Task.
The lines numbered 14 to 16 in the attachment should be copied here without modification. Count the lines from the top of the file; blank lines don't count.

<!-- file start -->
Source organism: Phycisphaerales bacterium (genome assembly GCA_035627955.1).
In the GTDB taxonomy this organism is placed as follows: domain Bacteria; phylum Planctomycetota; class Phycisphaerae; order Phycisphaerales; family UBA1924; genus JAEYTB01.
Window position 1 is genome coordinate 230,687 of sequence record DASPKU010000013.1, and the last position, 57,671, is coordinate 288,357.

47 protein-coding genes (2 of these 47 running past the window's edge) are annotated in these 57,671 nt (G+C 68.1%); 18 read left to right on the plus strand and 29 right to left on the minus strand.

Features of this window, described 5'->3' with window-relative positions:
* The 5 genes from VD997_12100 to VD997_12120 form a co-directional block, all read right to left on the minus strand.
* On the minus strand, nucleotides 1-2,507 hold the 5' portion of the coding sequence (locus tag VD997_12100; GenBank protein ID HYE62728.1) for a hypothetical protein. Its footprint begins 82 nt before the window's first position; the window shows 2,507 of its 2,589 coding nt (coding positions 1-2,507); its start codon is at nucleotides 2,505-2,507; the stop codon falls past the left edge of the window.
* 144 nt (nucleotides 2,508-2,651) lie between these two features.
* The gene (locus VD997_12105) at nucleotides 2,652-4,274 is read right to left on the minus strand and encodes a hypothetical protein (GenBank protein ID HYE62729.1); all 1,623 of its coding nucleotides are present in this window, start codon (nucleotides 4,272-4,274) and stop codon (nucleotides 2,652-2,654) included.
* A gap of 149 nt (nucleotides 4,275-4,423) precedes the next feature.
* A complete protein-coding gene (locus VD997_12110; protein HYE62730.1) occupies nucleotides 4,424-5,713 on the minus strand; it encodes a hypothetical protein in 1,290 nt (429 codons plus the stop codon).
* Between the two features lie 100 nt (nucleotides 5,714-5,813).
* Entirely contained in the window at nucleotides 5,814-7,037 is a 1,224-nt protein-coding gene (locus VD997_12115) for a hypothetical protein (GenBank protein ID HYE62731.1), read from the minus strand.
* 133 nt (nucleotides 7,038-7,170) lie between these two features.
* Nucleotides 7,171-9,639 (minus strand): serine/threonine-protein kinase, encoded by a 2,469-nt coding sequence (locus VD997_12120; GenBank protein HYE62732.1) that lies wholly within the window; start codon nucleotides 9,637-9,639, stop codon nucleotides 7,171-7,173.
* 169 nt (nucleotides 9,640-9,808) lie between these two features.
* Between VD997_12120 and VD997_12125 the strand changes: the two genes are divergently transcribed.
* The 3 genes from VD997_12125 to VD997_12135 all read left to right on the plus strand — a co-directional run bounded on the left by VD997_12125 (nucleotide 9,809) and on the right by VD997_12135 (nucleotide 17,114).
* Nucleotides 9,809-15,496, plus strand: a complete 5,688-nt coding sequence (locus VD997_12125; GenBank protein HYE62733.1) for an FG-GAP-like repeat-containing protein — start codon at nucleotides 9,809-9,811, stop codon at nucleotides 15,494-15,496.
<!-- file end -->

* 133 nt (nucleotides 7,038-7,170) lie between these two features.
* Nucleotides 7,171-9,639 (minus strand): serine/threonine-protein kinase, encoded by a 2,469-nt coding sequence (locus VD997_12120; GenBank protein HYE62732.1) that lies wholly within the window; start codon nucleotides 9,637-9,639, stop codon nucleotides 7,171-7,173.
* 169 nt (nucleotides 9,640-9,808) lie between these two features.